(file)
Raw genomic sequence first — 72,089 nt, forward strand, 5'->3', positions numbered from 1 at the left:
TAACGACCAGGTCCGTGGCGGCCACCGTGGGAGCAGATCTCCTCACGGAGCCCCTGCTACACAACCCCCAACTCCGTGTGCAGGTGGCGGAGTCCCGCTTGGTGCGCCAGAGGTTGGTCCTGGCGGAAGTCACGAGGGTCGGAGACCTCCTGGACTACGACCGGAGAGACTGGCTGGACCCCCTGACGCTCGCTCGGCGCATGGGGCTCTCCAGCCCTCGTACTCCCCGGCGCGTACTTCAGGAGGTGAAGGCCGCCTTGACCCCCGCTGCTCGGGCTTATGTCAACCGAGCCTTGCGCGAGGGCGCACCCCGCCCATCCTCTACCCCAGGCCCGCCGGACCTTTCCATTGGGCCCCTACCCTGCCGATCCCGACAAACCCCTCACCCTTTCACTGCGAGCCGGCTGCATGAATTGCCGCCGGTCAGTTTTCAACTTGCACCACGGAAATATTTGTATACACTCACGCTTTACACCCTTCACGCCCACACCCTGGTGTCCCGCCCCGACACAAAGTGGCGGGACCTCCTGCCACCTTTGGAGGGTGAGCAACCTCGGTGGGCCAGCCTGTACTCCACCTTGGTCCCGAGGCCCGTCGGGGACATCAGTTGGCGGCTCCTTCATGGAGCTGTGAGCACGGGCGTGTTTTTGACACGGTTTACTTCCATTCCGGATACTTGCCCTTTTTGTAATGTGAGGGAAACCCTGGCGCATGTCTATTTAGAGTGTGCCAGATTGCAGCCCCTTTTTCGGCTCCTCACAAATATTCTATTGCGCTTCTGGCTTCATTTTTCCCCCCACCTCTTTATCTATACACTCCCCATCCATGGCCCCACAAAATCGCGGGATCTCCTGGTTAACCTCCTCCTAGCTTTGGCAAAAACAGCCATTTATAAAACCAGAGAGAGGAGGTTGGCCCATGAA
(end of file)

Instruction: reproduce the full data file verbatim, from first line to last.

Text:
Raw genomic sequence first — 72,089 nt, forward strand, 5'->3', positions numbered from 1 at the left:
TAACGACCAGGTCCGTGGCGGCCACCGTGGGAGCAGATCTCCTCACGGAGCCCCTGCTACACAACCCCCAACTCCGTGTGCAGGTGGCGGAGTCCCGCTTGGTGCGCCAGAGGTTGGTCCTGGCGGAAGTCACGAGGGTCGGAGACCTCCTGGACTACGACCGGAGAGACTGGCTGGACCCCCTGACGCTCGCTCGGCGCATGGGGCTCTCCAGCCCTCGTACTCCCCGGCGCGTACTTCAGGAGGTGAAGGCCGCCTTGACCCCCGCTGCTCGGGCTTATGTCAACCGAGCCTTGCGCGAGGGCGCACCCCGCCCATCCTCTACCCCAGGCCCGCCGGACCTTTCCATTGGGCCCCTACCCTGCCGATCCCGACAAACCCCTCACCCTTTCACTGCGAGCCGGCTGCATGAATTGCCGCCGGTCAGTTTTCAACTTGCACCACGGAAATATTTGTATACACTCACGCTTTACACCCTTCACGCCCACACCCTGGTGTCCCGCCCCGACACAAAGTGGCGGGACCTCCTGCCACCTTTGGAGGGTGAGCAACCTCGGTGGGCCAGCCTGTACTCCACCTTGGTCCCGAGGCCCGTCGGGGACATCAGTTGGCGGCTCCTTCATGGAGCTGTGAGCACGGGCGTGTTTTTGACACGGTTTACTTCCATTCCGGATACTTGCCCTTTTTGTAATGTGAGGGAAACCCTGGCGCATGTCTATTTAGAGTGTGCCAGATTGCAGCCCCTTTTTCGGCTCCTCACAAATATTCTATTGCGCTTCTGGCTTCATTTTTCCCCCCACCTCTTTATCTATACACTCCCCATCCATGGCCCCACAAAATCGCGGGATCTCCTGGTTAACCTCCTCCTAGCTTTGGCAAAAACAGCCATTTATAAAACCAGAGAGAGGAGGTTGGCCCATGAA